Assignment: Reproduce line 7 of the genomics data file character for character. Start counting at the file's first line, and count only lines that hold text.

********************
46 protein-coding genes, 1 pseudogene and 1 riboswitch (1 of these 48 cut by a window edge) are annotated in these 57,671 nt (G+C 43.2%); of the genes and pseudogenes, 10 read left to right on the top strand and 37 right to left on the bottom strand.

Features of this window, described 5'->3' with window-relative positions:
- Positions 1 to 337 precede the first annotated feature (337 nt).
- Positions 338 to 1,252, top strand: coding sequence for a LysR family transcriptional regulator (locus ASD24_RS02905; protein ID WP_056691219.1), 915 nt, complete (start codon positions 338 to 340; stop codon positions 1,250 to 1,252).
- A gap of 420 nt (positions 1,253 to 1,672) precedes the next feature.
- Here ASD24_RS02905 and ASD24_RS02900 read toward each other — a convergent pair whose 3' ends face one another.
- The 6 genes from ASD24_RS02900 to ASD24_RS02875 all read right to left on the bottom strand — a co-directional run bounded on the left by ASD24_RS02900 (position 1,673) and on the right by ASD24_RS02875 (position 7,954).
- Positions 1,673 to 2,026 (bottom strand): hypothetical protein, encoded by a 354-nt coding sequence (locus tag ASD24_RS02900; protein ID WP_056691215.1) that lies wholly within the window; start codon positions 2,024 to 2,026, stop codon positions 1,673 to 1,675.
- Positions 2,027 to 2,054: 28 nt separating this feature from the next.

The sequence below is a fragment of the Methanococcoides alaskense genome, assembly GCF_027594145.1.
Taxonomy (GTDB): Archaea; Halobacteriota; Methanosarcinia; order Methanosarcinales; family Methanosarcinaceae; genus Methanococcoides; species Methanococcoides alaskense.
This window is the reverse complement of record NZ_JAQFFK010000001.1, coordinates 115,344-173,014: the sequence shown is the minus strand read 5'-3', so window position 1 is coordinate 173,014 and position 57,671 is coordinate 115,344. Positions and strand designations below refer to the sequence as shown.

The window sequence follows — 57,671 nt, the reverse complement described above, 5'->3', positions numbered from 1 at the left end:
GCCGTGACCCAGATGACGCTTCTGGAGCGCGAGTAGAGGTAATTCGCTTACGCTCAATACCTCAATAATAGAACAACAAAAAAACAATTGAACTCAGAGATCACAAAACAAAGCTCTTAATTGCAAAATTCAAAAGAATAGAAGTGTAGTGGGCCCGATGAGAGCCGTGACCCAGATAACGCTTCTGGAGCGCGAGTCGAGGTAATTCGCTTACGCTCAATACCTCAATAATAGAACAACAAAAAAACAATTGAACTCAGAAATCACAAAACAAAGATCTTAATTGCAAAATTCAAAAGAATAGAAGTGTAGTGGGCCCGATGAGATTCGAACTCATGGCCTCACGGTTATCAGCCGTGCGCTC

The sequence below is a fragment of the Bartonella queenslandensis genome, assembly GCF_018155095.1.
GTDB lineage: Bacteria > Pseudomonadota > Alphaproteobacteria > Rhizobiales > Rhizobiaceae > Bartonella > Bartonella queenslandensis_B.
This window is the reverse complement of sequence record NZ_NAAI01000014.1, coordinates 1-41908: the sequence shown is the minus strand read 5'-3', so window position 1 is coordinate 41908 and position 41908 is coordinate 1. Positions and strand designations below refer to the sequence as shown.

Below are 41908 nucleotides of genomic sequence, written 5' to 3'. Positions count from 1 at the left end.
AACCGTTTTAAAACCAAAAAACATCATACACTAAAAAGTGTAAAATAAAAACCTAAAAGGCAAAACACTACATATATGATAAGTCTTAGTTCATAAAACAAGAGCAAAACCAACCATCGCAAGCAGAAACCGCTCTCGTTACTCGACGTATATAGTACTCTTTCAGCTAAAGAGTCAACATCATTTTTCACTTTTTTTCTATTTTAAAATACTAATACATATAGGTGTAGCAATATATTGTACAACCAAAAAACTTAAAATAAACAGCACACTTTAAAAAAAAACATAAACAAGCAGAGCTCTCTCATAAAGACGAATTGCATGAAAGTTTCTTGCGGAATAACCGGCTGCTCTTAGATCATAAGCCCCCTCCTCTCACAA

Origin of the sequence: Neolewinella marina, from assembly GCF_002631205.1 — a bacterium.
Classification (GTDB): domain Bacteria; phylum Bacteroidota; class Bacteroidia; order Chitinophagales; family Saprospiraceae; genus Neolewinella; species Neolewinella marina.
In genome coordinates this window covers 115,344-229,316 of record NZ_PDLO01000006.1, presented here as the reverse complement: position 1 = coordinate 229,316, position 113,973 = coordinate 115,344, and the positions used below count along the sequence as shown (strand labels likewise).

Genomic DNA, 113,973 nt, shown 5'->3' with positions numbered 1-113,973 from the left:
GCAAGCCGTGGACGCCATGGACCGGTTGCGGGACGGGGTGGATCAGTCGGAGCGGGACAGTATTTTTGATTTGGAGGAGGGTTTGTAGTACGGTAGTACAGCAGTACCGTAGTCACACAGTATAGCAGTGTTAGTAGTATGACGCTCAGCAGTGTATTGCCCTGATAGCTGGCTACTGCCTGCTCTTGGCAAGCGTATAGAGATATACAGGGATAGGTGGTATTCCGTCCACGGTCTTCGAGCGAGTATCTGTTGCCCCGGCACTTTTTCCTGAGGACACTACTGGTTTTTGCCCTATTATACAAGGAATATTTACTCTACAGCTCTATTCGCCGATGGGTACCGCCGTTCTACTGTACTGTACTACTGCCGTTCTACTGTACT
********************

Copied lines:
- The 6 genes from ASD24_RS02900 to ASD24_RS02875 all read right to left on the bottom strand — a co-directional run bounded on the left by ASD24_RS02900 (position 1,673) and on the right by ASD24_RS02875 (position 7,954).